Peter Rist offers his thoughts on the lack of real diversity when it comes to voting critics in the Sight & Sound 2022 Decennial Best Films Poll:
I can’t help noticing that there is a huge disparity between the way non-anglophone directors and U.S.-based directors have voted. I count 45 of the former and 44 of the latter. If we discount [Stanley] Kubrick films that are more UK than US and [Sergio] Leone’s Once Upon a Time in America, then the “international” directors made 124 mentions of U.S. films, an average of only 2.8 films per participant. In fact, if we discount the experimental films mentioned by Apichatpong Weerasethakul, Radu Jude, and Gaspar Noé, and other non-Hollywood films, then the average is only 2.5. (If we include the Kubricks and Once Upon a Time in America, there are 138 mentions, an average of 3.1 films per director.) By contrast, only seven of the U.S.-based directors have voted for fewer than three U.S. films: Wes Anderson, the Brothers Quay, Isabel Sandoval and Kogonda – 0 – Kirsten Johnson – 1 – Lulu Wang and Nina Menkes – 2 each. Shockingly, seven participants voted for 9 or 10 U.S. films, and many more claimed that seven or eight U.S. films were among the 10 best ever made. Of the “internationals” only three participants (two Asian, and Guillermo del Toro) picked more than six U.S. films. Hopefully, a similar disparity doesn’t inform the “critics” poll…”
In that Winter 2023 issue, they published 89 lists from the directors’ poll. Now they have made available online all of the 1,944 polls (by my count). They claim that they received more than 2,000 ballots, so there may have been more that they were not authorized to publish.
I noticed that there were about 30 submissions from my Facebook and other ‘friends,” all of which I looked at, and all of which are really interesting. But I am very concerned about some of the numbers. If we add the UK, USA, Australia/New Zealand, and Canadian resident “critics” and “directors, we have 1091 participants, while Europe (including Ireland) accounts for 472, leaving only 347 from the rest of the world. (34 pollsters did not list their home country.) Of the African respondents, I count only 43, many of whom list another country where they currently work (mostly in the UK and the U.S.), while quite a few gave “South Africa” as their nationality, most of whom would be working in English. Even worse, is the fact that only 15 Japanese critics and directors participated in the poll, for a country whose national cinema, historically has been amongst the three or four most significant in the world. The rest of Asia—East, West and South—had 164 submissions; better, but still not good enough compared to the English-speaking world and Europe. Latin America, along with the English and French-speaking Caribbean, accounted for 125 participants, although this fairly reasonable quota did not enable any of the continent’s films to place in the top-100!
As a Quebec resident, my biggest concern is that of the 54 Canadian resident “critics” who participated, only three are Québécois: Marcel Jean, the director of the Cinémathèque Québécoise, Robert Daudelin, the former director of the CQ, and Marco De Blois, the curatorial head of Animation at the CQ. Two other Quebec residents participated: my celebrated professorial colleague in the Mel Hoppenheim School of Cinema, Catherine Russell, and one of our former students, the terrific, bilingual freelance critic, Justine Peres Smith. (She is also fluent in Portuguese.) I suspect that all three of the francophones had participated before, and I believe that any newcomer would have to be nominated by somebody trusted by Sight and Sound. Clearly, there is nobody supporting additional French-speaking Quebec film scholars, historians, critics, programmers, etc. The current president of our local film critics group, Association Québécoise des critiques de cinéma (AQCC), Claire Valade seems not been invited, nor any other of its members, apart from Daudelin and Smith. Also, Montreal-based film journal editors of Hors Champ, André Habib, its sister English publication, Offscreen, Donato Totaro, 24 images, Bruno Dequen, Séquences, Jason Béliveau, and many other notable journalists and film programmers, such as Roxanne Sayegh, seem not to have been invited.’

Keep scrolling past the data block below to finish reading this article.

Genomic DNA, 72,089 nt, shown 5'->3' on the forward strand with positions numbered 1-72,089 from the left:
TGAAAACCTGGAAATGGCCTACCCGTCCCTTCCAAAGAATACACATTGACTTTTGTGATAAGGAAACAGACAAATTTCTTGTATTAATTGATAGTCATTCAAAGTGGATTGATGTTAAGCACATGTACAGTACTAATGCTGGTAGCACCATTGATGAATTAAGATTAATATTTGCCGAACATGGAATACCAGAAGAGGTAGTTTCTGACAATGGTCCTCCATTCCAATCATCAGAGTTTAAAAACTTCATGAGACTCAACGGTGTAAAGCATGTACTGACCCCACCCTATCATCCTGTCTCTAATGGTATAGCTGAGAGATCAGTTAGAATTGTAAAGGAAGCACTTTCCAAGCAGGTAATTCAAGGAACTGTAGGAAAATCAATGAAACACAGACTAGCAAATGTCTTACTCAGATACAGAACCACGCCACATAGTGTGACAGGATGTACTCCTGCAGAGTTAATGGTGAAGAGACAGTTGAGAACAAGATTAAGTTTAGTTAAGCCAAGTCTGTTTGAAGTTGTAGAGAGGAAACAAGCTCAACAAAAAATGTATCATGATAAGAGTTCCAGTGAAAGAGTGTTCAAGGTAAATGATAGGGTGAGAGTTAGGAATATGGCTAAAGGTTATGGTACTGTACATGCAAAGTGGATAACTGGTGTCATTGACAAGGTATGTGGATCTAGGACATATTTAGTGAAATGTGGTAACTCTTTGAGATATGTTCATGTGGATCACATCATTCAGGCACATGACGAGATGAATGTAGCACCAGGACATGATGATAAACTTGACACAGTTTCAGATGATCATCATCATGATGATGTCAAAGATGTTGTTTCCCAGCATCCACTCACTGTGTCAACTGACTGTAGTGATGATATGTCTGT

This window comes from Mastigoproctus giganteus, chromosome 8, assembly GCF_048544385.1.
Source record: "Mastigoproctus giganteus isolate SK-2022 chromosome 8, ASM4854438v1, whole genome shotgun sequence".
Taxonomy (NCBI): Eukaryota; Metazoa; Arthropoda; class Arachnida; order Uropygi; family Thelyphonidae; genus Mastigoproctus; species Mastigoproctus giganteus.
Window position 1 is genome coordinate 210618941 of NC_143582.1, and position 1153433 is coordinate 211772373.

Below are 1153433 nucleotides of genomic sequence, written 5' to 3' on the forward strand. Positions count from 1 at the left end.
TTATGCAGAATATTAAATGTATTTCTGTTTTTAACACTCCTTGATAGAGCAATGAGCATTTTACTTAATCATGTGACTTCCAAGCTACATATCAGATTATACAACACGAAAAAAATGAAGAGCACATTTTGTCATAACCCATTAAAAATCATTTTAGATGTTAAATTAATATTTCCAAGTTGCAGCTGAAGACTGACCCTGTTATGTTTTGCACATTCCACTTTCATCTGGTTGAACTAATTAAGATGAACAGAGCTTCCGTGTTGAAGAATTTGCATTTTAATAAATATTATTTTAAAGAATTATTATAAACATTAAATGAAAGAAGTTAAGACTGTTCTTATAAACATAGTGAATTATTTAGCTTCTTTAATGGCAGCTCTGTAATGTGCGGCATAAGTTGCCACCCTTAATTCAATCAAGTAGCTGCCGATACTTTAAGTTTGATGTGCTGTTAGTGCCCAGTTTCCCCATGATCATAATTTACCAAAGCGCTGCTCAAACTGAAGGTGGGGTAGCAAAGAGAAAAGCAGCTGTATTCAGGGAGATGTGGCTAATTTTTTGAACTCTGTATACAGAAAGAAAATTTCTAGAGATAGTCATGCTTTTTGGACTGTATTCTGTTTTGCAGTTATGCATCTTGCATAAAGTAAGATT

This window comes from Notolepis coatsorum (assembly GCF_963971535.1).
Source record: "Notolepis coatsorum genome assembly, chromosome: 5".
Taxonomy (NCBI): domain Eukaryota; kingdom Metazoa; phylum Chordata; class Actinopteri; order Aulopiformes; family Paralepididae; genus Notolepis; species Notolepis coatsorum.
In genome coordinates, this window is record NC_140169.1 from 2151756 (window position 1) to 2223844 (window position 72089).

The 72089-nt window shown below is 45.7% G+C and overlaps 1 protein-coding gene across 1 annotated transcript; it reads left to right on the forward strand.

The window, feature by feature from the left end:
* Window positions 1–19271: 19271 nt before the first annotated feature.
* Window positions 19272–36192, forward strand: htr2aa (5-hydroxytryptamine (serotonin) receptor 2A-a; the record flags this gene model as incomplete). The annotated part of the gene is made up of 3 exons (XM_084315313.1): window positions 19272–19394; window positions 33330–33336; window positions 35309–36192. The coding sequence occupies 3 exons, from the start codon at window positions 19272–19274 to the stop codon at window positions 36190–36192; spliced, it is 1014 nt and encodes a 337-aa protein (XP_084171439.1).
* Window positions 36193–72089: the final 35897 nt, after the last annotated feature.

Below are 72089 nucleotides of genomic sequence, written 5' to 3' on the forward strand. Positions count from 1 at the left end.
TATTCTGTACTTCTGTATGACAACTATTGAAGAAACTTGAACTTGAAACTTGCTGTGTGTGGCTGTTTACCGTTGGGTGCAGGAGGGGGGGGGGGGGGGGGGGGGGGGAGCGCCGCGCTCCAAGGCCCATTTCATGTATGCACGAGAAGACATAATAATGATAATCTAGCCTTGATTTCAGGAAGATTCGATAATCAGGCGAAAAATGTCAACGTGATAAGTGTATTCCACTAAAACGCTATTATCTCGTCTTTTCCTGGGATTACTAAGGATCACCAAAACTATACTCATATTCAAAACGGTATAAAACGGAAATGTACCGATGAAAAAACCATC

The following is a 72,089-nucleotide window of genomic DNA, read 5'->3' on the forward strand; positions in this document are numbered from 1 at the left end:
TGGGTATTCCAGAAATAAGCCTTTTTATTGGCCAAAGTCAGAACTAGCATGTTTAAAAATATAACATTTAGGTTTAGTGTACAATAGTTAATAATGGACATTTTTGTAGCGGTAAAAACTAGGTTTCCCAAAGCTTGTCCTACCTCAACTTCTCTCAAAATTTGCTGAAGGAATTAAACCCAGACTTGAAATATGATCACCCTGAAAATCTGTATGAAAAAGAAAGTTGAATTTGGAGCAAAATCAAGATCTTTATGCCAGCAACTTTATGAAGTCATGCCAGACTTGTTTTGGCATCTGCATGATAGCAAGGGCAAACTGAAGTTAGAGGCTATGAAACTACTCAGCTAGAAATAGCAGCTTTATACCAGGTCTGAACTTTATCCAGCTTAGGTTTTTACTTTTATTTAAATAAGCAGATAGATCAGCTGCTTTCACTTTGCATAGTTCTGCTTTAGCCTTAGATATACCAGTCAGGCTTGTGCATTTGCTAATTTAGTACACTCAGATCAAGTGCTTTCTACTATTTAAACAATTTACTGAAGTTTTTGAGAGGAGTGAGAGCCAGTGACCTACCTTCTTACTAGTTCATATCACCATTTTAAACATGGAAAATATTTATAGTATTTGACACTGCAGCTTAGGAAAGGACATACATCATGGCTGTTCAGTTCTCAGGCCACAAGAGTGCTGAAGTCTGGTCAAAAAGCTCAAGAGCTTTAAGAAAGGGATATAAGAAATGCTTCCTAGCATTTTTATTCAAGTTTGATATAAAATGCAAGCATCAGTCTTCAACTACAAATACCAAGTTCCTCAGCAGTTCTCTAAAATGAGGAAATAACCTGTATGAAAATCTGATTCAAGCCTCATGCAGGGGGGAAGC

There is clearly a problem in this oversight, especially because more than 28 of the 54 Canadian poll participants are based in Toronto. I note at least eight TIFF (Toronto International Film Festival) programmers including the festival head, Cameron Bailey and Jason Anderson, as well as the great former head of the Ontario Cinematheque, James Quant, and eight current and former members of the TFC (Toronto Film Critics) group. There is a University of Toronto professor, James Leo Cahill, a York University professor, Mike Zryd, the film programmer at the Japan Foundation, Jesse Cumming, while most of the others are freelance, usually online film critics. Outside of Toronto, in Ontario, I noticed three Carleton University professors—Laura Horak, Malini Guha, and Aboubakar Sanogo—the head of the Canadian Film Institute (CFI) in Ottawa, Tom McSorley, and the artistic director of the Media City Film Festival in Windsor, Oosna Mosna, who have participated. Unfortunately, the rest of Canada is not well represented, with Tom Charity of the Vancouver International Film Festival (VIFF) and Christina Stojanova at the University of Regina, Saskatchewan being the only clear examples, apart from a few freelancers. I am fine with the inclusion of everyone here that I have mentioned but I am not happy with the addition this year of so many, mostly online, freelance critics—I count 19—especially because only one, Justine Smith, is working out of Quebec. I understand that all through last year, there were articles published in Sight and Sound arguing for diversity and the need for fresh, new, younger voices to be included in the poll, but it appears that in the Canadian example, too many expert (and diverse) film historians, programmers, and critics, especially those working in French, have been excluded.
If there were a Mount Rushmore of Spanish filmmakers, there is a good chance that Carlos Saura would on it. One of Spain’s longest serving directors with over 50 films and countless Spanish and International film awards. Saura died at the age of 91 on February 10, 2023. RIP Carlos Saura.